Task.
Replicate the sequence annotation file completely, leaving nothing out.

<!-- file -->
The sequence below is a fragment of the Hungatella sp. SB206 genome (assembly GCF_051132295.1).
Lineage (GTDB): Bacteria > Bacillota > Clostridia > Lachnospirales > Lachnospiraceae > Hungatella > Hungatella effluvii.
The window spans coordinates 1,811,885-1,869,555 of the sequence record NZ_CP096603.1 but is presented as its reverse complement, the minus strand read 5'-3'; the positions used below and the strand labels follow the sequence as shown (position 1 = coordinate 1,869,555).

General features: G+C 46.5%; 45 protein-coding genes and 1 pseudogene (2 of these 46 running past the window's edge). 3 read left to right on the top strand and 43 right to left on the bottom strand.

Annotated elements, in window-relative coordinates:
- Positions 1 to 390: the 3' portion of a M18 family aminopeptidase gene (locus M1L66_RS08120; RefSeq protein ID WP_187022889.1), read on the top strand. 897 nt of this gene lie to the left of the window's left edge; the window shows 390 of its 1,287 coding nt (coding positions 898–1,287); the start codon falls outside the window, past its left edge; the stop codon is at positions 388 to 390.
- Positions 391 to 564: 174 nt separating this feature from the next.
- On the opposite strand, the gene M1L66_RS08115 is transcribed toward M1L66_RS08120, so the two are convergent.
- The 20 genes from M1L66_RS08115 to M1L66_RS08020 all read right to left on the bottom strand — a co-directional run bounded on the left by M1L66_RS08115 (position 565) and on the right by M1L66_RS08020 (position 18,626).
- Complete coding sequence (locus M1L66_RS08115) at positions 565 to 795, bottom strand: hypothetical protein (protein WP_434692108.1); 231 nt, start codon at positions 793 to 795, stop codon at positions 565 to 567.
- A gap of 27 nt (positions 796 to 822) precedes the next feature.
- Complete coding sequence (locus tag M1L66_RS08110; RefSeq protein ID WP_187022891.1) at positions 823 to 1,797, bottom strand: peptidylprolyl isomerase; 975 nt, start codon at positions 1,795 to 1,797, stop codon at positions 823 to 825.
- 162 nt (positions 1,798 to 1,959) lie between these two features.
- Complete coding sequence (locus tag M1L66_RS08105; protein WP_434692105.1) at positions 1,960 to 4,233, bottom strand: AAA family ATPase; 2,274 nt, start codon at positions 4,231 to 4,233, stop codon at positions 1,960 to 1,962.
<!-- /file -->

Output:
The sequence below is a fragment of the Hungatella sp. SB206 genome (assembly GCF_051132295.1).
Lineage (GTDB): Bacteria > Bacillota > Clostridia > Lachnospirales > Lachnospiraceae > Hungatella > Hungatella effluvii.
The window spans coordinates 1,811,885-1,869,555 of the sequence record NZ_CP096603.1 but is presented as its reverse complement, the minus strand read 5'-3'; the positions used below and the strand labels follow the sequence as shown (position 1 = coordinate 1,869,555).

General features: G+C 46.5%; 45 protein-coding genes and 1 pseudogene (2 of these 46 running past the window's edge). 3 read left to right on the top strand and 43 right to left on the bottom strand.

Annotated elements, in window-relative coordinates:
- Positions 1 to 390: the 3' portion of a M18 family aminopeptidase gene (locus M1L66_RS08120; RefSeq protein ID WP_187022889.1), read on the top strand. 897 nt of this gene lie to the left of the window's left edge; the window shows 390 of its 1,287 coding nt (coding positions 898–1,287); the start codon falls outside the window, past its left edge; the stop codon is at positions 388 to 390.
- Positions 391 to 564: 174 nt separating this feature from the next.
- On the opposite strand, the gene M1L66_RS08115 is transcribed toward M1L66_RS08120, so the two are convergent.
- The 20 genes from M1L66_RS08115 to M1L66_RS08020 all read right to left on the bottom strand — a co-directional run bounded on the left by M1L66_RS08115 (position 565) and on the right by M1L66_RS08020 (position 18,626).
- Complete coding sequence (locus M1L66_RS08115) at positions 565 to 795, bottom strand: hypothetical protein (protein WP_434692108.1); 231 nt, start codon at positions 793 to 795, stop codon at positions 565 to 567.
- A gap of 27 nt (positions 796 to 822) precedes the next feature.
- Complete coding sequence (locus tag M1L66_RS08110; RefSeq protein ID WP_187022891.1) at positions 823 to 1,797, bottom strand: peptidylprolyl isomerase; 975 nt, start codon at positions 1,795 to 1,797, stop codon at positions 823 to 825.
- 162 nt (positions 1,798 to 1,959) lie between these two features.
- Complete coding sequence (locus tag M1L66_RS08105; protein WP_434692105.1) at positions 1,960 to 4,233, bottom strand: AAA family ATPase; 2,274 nt, start codon at positions 4,231 to 4,233, stop codon at positions 1,960 to 1,962.